Perhaps the most seismic prone nation in the world – Japan has made it a ‘national habit of sorts’ to regularly hold mock disaster drills, where people enthusiastically join in response to envisioned massive quakes. The government makes it a point to hold a disaster drill in a neighborhood densely packed with wooden houses. Residents also practice rescuing injured people from collapsed buildings and perform first-response firefighting using buckets. When disaster had struck Japan during the March 2011 8.9 magnitude earthquake and tsunami, many people took solace in social sites like Twitter to get information and stay in touch with loved ones. The training was focused on improving people’s knowledge when using social media in the event of disasters. The idea was also to boost awareness of potential problems like services and how to handle incorrect information.

Need for School Disaster Management Planning

Most schools will have no experience of disasters and when they do occur, much of the response is a ‘flying by the seat of one’s pants’ activity. This is why two things are particularly important – ensuring there is a ready made plan to help deal with the incident, and ensuring that there is an adequate command and control system” – David G Kibble, Head, Religion and Community Studies, Lawnswood High School, Leeds, UK.

Schools are generally considered to be safe havens for millions of children and the greatest socialising institutions after the family. However, recent experiences with natural disasters demonstrate the need for schools to be prepared for all-hazard crisis possibilities. It is important to note that there is a fundamental link between day-to-day emergency readiness and disaster preparedness. Schools that are well prepared for an individual emergency involving a student or staff member are more likely to be prepared for complex events such as community disasters. While safety planning is familiar to schools, disaster planning is relatively new to the education sector. Such contingency planning may be seen as an extension of the risk assessment procedure. It is the key to reducing the management of a disaster to a system for making decisions at a time when decision making is difficult.

For most schools, disaster planning, or crisis management, is about ensuring that normality returns as soon as possible and that unnecessary damage is not done to the children and staff; or to the ‘valuable relationships’ built up between the school, parents and the local community. This is consistent with good safety practice and minimises the impact of a disaster. School disaster planning is a facet of larger community planning and, therefore, requires coordinated planning and allocation of community resources. Plans should be developed in partnership with other community groups, including law enforcement, fire safety, public health, Emergency Medical Services (EMS), and pediatric and mental health professionals. How these various groups interface varies by region and whether the incident is of local, state, or national significance. Although EMS traditionally involved emergency medical technicians and ambulances, today it encompasses all out-of-hospital care events through emergency department management. In the event of an emergency in a school or in the community while a child is under school jurisdiction, EMS also includes school nurses, teachers, and other school staff.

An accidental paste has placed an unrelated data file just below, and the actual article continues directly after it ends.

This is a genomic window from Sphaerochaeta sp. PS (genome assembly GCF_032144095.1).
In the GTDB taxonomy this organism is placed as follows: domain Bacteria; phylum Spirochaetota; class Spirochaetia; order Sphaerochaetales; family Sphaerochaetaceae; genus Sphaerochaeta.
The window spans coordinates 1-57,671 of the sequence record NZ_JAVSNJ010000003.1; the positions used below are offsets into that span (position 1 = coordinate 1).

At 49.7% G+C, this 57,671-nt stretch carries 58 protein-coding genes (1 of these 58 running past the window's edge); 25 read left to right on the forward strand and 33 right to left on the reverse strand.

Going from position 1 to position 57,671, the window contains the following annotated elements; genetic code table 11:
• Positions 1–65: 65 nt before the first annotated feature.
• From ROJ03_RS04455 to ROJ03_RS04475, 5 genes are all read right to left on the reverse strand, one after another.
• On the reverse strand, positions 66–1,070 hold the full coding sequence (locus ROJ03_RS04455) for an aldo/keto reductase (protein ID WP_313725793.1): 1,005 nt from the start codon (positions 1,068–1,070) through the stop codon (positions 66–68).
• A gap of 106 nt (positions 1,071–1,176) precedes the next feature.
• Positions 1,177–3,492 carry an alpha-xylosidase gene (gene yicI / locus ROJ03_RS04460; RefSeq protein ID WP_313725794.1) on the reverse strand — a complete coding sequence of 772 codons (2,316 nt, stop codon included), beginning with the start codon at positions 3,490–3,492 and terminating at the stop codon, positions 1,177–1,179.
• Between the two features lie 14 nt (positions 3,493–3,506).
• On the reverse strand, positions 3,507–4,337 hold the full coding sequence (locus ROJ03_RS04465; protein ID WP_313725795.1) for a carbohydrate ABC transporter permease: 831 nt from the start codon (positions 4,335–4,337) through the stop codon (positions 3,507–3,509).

A sound disaster preparedness plan should strive to promote a culture of preparedness and prevention by promoting and supporting the mainstreaming of education of disaster risk reduction. The ongoing risk of natural disasters, such as earthquakes, has underscored the need for schools to have disaster plans that are uniquely designed for the school culture and interface with the larger community. Clear guidelines are only part of the process. Schools must also have the resources and expertise to implement disaster plans. Cultural approaches and paradigms must also be taught early to have real success. It has to share innovative and stimulating educational materials and programmes for schools by linking risk reduction curricula to public awareness programmes.

Several other initiatives such as educational presentations, displays and bulletin boards, print and electronic media, radio and television, and any other medium in which disaster safety is communicated to educate and raise awareness about specific hazards can be opportunities for new partnerships and projects that encourage and educate children to be a proactive force in reducing risk in their communities. An ideal vision is that education be made an integral part of long-term development strategy in disaster risk management. Let us all work together towards a common goal of a more educated and prepared community in disaster risk reduction.

The writer is an author, poet, lyricist as well as a columnist of The Assam Tribune, and is presently a faculty member at the Department of Social Sciences, Don Bosco School, Panbazar, Guwahati. He can be reached at sabahalahmed@gmail.com

 

One comment
  1. customer service

    September 2, 2015 at 4:25 pm

    I’ve been wondering about the identical matter personally recently. Pleased to see an individual on the same wavelength! Nice article.

    Reply